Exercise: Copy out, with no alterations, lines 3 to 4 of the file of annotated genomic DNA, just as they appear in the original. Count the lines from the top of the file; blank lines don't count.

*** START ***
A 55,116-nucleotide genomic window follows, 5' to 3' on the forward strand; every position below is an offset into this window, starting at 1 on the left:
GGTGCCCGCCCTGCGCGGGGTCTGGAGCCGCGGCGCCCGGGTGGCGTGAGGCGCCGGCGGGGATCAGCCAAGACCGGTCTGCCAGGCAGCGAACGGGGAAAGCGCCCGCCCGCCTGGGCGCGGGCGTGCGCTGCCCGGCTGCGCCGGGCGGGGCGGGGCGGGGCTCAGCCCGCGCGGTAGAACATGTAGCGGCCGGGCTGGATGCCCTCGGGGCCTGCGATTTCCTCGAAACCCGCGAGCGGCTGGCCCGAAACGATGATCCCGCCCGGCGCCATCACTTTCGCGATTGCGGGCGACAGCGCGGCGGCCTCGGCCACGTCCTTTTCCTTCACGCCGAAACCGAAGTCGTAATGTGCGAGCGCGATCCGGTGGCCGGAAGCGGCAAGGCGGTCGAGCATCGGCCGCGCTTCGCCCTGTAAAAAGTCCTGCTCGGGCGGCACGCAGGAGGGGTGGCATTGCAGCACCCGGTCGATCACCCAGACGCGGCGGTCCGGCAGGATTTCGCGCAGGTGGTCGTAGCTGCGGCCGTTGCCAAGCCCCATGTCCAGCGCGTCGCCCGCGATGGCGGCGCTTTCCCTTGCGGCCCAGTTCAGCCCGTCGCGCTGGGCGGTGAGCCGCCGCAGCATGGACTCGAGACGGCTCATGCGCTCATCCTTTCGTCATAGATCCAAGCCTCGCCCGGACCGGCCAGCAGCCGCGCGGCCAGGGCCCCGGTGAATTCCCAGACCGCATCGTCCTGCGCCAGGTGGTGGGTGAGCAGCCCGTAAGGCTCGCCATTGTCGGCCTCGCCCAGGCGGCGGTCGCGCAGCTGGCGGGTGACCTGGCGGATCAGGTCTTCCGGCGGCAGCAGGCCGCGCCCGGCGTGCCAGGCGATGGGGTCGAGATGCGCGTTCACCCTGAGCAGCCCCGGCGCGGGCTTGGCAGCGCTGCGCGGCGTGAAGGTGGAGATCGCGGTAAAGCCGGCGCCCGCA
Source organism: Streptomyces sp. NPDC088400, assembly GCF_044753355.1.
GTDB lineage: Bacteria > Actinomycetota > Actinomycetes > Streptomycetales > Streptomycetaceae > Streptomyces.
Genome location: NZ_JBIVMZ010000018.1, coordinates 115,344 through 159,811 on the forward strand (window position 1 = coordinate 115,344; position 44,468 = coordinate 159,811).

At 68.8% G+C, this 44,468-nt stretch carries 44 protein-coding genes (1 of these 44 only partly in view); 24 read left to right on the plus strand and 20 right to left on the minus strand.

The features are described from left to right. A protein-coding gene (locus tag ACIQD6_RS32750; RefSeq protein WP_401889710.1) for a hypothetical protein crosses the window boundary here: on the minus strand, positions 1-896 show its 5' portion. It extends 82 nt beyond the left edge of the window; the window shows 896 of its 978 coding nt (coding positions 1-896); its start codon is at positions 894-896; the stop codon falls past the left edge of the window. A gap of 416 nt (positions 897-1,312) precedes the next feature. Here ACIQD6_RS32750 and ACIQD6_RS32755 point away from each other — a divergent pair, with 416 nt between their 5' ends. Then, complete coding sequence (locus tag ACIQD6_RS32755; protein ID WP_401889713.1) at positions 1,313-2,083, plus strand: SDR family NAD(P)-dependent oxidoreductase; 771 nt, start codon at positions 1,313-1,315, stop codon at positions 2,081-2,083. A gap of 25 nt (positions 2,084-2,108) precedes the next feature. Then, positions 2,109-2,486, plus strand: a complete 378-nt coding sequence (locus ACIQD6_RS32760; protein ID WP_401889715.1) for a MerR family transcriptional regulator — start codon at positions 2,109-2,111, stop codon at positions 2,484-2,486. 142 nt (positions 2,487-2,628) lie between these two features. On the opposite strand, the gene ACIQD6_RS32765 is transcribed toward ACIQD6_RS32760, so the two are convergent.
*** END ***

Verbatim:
Source organism: Streptomyces sp. NPDC088400, assembly GCF_044753355.1.
GTDB lineage: Bacteria > Actinomycetota > Actinomycetes > Streptomycetales > Streptomycetaceae > Streptomyces.